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STUDIO: Pathfinder Entertainment
RUNNING TIME: 82 Minutes
SPECIAL FEATURES: Still Gallery
Honestly – I don’t get this movie 100%, so I can’t imagine what the pitch for it would have been. But I’m sure it involved a water bong at some point.
All those years of being called "Icebox" took a major toll on little Becky O’Shea
Samara Golden. Yup…90 minutes of one person. Oh, and the director’s name was Reynold Reynolds. He’s in the movie for like 15 seconds, but his name was too cool to leave off the list.
You have this woman who lives in this room that was apparently inhabited by someone named Anthony (judging from the mail and messages on the machine), there’s a body in the crawlspace, and she tends to it periodically. And Anthony really doesn’t come into play at all in the story. How’s that for your nutshell?
The artwork is very nicely done – gritty and grimy and a little off center, which sets the tone for this film perfectly. The transfer is horrible, but that’s totally excusable given that they shot this on 8mm. Sonically, it’s nice but nothing fancy. No spatial effects, but it doesn’t seem too crowded in the center channel. Although, seeing as there’s maybe 15 words of dialogue spoken in the entire film (and they all come from an answering machine) it would have been hard to screw up the sound design.
Surprisingly, this is what Martha Stewart’s kitchen at home actually looks like.
Features? A still gallery. The only thing special about it is that all of the snaps are in color and since 90% of the movie is in black & white it gives a nice little contrast.
What the hell, man? This is probably the weirdest, most non-coherent movie I’ve ever seen. And that’s not necessarily a bad thing in general, but it is in this case. I don’t want to use the dreaded "P-Word," but I don’t think it would be too out of place here. I don’t see it as weird with a purpose. I see it as weird for the sake of being weird.
We’ll start with the story here. The nutshell I laid out pretty much sums it up…well…in a nutshell (zing!), but it gets so much more complex than that. It’s established fairly early that this woman (she’s nameless) knows about the body in the crawlspace as she’s seen pulling it out and caressing it. It’s then established that it’s her body. After the title sequence (ugh) the whole "Anthony" angle is set up. And then for the next…oh…say 30 minutes, all she does is clean this apartment. There are shots of her sitting down, looking forlorn, a pan across a damn dirty toothbrush for no apparent reason and then she takes a bath. Yeah, there’s nudity, but it’s not sexy (or anything else for that matter – it’s just naked for the sake of naked). After she takes the bath it spirals from absolute boredom to complete and total nonsense.
Silly girl, not just any ole’ thing will give you sight beyond sight!
It’s in the bath sequence that we get introduced to the first change from black & white to color. The scene is totally out of place, but it cuts back to her asleep in the bath (in b&w). So naturally you think the color sequences are going to be dream sequences…until the color changes in a linear sequence. Then you’re all fucked up. There’s no apparent reason to switch between the two other than "Ohhh…look…mysterious!" and after the bath they do it constantly. It becomes extremely annoying.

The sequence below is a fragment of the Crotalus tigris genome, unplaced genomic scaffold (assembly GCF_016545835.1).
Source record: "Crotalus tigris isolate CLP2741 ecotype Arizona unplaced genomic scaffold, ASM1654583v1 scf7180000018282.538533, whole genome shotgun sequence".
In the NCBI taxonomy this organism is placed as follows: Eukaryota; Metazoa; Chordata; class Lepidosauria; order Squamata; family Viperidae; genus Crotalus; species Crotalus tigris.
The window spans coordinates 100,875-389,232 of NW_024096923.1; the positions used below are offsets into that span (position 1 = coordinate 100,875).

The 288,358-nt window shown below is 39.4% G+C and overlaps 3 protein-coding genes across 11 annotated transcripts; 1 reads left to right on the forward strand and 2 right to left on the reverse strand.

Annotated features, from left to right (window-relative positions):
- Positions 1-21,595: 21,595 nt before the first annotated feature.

To add to my list of "Pretentious Factors," there isn’t a single spoken word of dialogue in the entire film. Now, why is that pretentious Jeremy? She lives by herself, she’s isolated – who’s she gonna talk to? Well, someone does knock on her door, but it’s never explained why. And when she answers the door she has a conversation with the gentleman – but there’s no audio. There’s environmental sounds, city noises, you can see their mouths moving, but there’s not a single word passed through my speakers. Which makes absolutely no sense considering they make a point to let us hear the answering machine. Which was Anthony’s. Remember Anthony? For some reason he is never mentioned again in the entire movie.
She waited 25 years for him to call. She still waits. And she’ll continue to wait until she realizes the damn thing’s off the hook.
And of course that’s not to mention that one scene involving a MAJOR plot point (major enough to be the inspiration for the title of the film) holds no place at all in any point in this movie. And actually serves to totally demolish any semblance of plot this movie had. You think you have it figured out, and then that scene pops up and you’re left thinking "What in the hell was THAT!?" And there’s several other scenes that do the exact same thing. Every time you watch events unfold that reinforce what little solidarity this story has, another scene comes along right after it that completely shakes apart any framewark you may have structured with this plot. The problem is that it’s hard to dismiss these scenes as they’re presented in such a grand fashion that you can’t help but try to accept them into whatever reasoning you’ve established as you go along – and they just don’t fit. There’s a joke in Bill Cosby’s Himself, in which he demonstrates the face fathers make the majority of the time. That’s the face I made through all 82 minutes of this experiment in ostentation.
In the end this is a movie that tries too hard to do so many things and doesn’t really accomplish any of them. The basic concept (if I understand it correctly – and hey I may not have) would have made an interesting short film, but this movie is an exercise in frustration. I’m all for giving the viewer credit and I’m all for ambiguity and room for personal interpretation, but dammit man, give me something to work with.
3.0 out of 10